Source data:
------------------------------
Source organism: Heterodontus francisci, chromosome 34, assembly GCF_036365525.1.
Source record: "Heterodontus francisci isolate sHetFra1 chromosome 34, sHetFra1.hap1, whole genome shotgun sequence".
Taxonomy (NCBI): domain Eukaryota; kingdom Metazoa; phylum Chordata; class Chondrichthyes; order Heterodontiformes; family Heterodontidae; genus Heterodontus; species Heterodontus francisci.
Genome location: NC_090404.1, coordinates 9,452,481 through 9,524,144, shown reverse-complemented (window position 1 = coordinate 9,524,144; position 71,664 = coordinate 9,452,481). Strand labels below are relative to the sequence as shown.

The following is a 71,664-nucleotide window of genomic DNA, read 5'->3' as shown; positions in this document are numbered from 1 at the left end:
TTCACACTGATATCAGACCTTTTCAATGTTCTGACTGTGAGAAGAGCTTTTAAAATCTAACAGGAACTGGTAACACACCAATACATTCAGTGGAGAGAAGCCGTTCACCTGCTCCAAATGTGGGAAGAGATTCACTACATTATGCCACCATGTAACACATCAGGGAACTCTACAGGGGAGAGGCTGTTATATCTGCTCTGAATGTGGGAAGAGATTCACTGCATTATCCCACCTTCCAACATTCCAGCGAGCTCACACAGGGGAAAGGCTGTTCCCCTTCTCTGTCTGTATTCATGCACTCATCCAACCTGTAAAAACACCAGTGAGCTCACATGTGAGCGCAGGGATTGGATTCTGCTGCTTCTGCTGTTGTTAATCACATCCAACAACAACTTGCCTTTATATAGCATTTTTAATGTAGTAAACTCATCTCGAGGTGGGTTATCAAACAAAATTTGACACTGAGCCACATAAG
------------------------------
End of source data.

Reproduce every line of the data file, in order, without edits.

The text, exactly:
Source organism: Heterodontus francisci, chromosome 34, assembly GCF_036365525.1.
Source record: "Heterodontus francisci isolate sHetFra1 chromosome 34, sHetFra1.hap1, whole genome shotgun sequence".
Taxonomy (NCBI): domain Eukaryota; kingdom Metazoa; phylum Chordata; class Chondrichthyes; order Heterodontiformes; family Heterodontidae; genus Heterodontus; species Heterodontus francisci.
Genome location: NC_090404.1, coordinates 9,452,481 through 9,524,144, shown reverse-complemented (window position 1 = coordinate 9,524,144; position 71,664 = coordinate 9,452,481). Strand labels below are relative to the sequence as shown.

The following is a 71,664-nucleotide window of genomic DNA, read 5'->3' as shown; positions in this document are numbered from 1 at the left end:
TTCACACTGATATCAGACCTTTTCAATGTTCTGACTGTGAGAAGAGCTTTTAAAATCTAACAGGAACTGGTAACACACCAATACATTCAGTGGAGAGAAGCCGTTCACCTGCTCCAAATGTGGGAAGAGATTCACTACATTATGCCACCATGTAACACATCAGGGAACTCTACAGGGGAGAGGCTGTTATATCTGCTCTGAATGTGGGAAGAGATTCACTGCATTATCCCACCTTCCAACATTCCAGCGAGCTCACACAGGGGAAAGGCTGTTCCCCTTCTCTGTCTGTATTCATGCACTCATCCAACCTGTAAAAACACCAGTGAGCTCACATGTGAGCGCAGGGATTGGATTCTGCTGCTTCTGCTGTTGTTAATCACATCCAACAACAACTTGCCTTTATATAGCATTTTTAATGTAGTAAACTCATCTCGAGGTGGGTTATCAAACAAAATTTGACACTGAGCCACATAAG